As seen in FIG. 2, the foam layer is of-variable thickness with a thin portion 12 a behind the ankle and a thick portion 12 b over the ankle bone.
 Located within the layers 12 and 14 are electrical heating elements 22 which are disposed within heat conductive layers 24 and 26 which provide an even spread of the heat to the thermally formable layers 12, 14. The heat conductive layers 24, 26 are of a flexible material of high heat conductivity.
 As already mentioned, a number of specialist heat transfer materials may be used for these layers.
 Referring to FIG. 3, each of the wings 18 and 20 has a pair of heating elements 22 a and 22 b. These are formed from the already mentioned flexible resistance heating materials. In the embodiment shown the heating elements 22 have metal braid indicated at 28 stitched along their sides, connected by wires 30 to an external connector (not shown) through which electrical power can be applied when desired.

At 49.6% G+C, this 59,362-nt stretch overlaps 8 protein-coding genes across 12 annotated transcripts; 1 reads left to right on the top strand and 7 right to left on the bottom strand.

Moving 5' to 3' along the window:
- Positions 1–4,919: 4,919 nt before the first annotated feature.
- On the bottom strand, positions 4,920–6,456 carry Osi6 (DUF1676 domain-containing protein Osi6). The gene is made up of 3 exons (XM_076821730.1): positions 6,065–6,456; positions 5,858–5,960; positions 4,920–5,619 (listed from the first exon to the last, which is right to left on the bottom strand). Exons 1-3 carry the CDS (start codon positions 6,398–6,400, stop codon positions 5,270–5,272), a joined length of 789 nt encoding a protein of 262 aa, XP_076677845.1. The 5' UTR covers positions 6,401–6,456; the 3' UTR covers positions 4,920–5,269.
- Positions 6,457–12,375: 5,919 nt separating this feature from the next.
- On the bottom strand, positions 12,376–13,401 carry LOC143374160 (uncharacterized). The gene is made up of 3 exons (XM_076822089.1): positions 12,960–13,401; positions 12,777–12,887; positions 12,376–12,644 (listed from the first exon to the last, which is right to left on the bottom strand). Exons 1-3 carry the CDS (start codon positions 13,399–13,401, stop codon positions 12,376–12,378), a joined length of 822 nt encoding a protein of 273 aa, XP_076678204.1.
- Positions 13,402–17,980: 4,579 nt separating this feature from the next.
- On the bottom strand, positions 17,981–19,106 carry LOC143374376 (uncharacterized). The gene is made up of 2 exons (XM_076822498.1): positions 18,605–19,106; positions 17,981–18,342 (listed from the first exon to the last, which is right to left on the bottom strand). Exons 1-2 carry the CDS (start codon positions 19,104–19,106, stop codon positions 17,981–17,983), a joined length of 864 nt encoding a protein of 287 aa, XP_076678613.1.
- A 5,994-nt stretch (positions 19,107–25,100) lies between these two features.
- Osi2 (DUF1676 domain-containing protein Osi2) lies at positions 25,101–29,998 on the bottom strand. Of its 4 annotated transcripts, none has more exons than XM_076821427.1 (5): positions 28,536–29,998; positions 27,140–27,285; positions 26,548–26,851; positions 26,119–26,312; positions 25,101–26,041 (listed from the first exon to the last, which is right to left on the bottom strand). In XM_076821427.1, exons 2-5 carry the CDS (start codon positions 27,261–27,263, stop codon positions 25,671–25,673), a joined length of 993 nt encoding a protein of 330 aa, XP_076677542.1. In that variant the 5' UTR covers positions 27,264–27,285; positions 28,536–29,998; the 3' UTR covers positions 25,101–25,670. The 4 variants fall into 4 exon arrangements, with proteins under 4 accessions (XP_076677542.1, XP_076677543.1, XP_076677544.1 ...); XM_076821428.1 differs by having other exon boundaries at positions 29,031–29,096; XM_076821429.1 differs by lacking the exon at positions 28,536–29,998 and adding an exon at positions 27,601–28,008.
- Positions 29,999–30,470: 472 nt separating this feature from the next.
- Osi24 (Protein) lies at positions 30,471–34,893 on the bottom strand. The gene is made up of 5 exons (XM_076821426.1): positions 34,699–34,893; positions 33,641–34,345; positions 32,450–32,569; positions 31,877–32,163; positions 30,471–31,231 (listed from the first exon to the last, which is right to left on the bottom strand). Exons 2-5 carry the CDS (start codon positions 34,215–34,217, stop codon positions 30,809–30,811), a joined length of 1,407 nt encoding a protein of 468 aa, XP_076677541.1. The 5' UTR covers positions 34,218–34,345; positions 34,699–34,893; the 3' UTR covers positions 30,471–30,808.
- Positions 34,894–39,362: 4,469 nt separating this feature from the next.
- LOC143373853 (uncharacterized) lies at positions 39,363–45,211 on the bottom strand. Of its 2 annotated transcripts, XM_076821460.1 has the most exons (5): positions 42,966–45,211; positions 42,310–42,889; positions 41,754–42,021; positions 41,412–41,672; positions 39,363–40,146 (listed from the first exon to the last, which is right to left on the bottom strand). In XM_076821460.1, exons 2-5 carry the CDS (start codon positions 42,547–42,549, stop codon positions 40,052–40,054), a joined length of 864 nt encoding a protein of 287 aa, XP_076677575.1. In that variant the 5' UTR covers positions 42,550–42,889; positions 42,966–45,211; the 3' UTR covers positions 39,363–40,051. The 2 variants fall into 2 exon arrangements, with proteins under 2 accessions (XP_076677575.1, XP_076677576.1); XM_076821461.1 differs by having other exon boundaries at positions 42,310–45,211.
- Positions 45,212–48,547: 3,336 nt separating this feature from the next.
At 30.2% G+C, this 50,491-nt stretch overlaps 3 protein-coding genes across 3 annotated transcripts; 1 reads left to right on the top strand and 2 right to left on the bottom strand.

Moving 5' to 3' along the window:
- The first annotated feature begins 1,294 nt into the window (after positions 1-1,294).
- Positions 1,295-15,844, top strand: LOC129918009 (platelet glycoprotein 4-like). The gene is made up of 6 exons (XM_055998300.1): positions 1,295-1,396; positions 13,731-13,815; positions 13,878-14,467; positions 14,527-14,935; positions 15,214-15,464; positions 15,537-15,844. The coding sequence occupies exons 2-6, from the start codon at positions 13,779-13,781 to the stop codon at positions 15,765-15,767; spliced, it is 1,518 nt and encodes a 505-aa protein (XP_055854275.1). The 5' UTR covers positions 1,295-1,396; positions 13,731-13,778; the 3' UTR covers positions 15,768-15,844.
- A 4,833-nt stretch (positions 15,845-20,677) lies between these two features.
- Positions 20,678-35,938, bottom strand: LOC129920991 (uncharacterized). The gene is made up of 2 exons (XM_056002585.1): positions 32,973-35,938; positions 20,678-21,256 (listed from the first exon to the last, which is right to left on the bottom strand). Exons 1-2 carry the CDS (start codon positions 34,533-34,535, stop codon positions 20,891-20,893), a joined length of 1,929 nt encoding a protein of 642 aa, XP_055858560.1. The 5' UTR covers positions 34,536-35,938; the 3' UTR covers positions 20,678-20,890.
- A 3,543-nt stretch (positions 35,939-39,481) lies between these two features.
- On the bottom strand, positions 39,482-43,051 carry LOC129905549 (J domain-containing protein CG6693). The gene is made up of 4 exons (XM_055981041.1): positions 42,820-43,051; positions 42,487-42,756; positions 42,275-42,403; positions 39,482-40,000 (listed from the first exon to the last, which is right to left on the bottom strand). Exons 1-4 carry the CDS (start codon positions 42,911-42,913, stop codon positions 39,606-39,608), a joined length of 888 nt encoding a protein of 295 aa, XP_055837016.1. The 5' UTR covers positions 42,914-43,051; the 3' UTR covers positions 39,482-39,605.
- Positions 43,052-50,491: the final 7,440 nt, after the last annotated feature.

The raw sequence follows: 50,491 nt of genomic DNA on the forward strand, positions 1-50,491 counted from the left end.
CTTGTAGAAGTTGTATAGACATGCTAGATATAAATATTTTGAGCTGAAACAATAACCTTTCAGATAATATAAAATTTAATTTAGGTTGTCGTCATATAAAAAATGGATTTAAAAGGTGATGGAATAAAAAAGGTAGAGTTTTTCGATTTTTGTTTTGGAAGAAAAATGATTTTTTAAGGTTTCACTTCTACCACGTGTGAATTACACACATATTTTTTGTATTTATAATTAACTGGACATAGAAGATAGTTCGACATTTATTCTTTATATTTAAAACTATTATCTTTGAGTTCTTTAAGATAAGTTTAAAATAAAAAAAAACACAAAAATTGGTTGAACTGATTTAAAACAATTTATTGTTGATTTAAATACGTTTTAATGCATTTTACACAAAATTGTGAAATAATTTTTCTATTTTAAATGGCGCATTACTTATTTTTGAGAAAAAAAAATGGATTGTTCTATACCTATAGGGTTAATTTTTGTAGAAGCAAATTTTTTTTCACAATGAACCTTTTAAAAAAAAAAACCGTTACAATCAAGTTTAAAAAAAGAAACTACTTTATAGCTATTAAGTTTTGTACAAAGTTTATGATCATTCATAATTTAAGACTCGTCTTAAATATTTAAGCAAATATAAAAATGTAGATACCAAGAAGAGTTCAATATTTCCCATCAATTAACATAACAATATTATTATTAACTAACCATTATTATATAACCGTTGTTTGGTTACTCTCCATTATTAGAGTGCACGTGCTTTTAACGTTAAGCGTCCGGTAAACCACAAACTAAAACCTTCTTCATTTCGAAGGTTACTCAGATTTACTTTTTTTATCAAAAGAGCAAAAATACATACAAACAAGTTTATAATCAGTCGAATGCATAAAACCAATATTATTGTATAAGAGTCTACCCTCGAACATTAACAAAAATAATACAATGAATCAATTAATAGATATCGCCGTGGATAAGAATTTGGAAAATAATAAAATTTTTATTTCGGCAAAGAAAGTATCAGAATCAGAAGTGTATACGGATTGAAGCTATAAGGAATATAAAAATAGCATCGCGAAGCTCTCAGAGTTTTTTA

The inner heating elements 22 a are selected such that, when a given electrical power is applied to the liner, they will reach a predefined temperature sufficient to thermoform the adjacent foam layers 12 and 14 (tipically about 120° C.). The outer elements 22 b will reach a lower predetermined temperature (tipically about 80° C.) at the same applied power level, in order to thermoform the adjacent foam layers which are of a lesser thickness than the areas 12 and 14. The predefined temperatures of the different heating elements are achieved by selection of the following factors:
 the formulation of the heating element material;
 the dimensions of the heating elements;
 the physical dimensions of the conductive paths and their placement on the heating elements;
 the electrical power applied to the elements, and
 the duration of the applied power.
 As shown in FIG. 4, the heating elements 22 are electrically connected in series parallel and can be selectively connected to a lower power supply 36 or to a high power supply 38.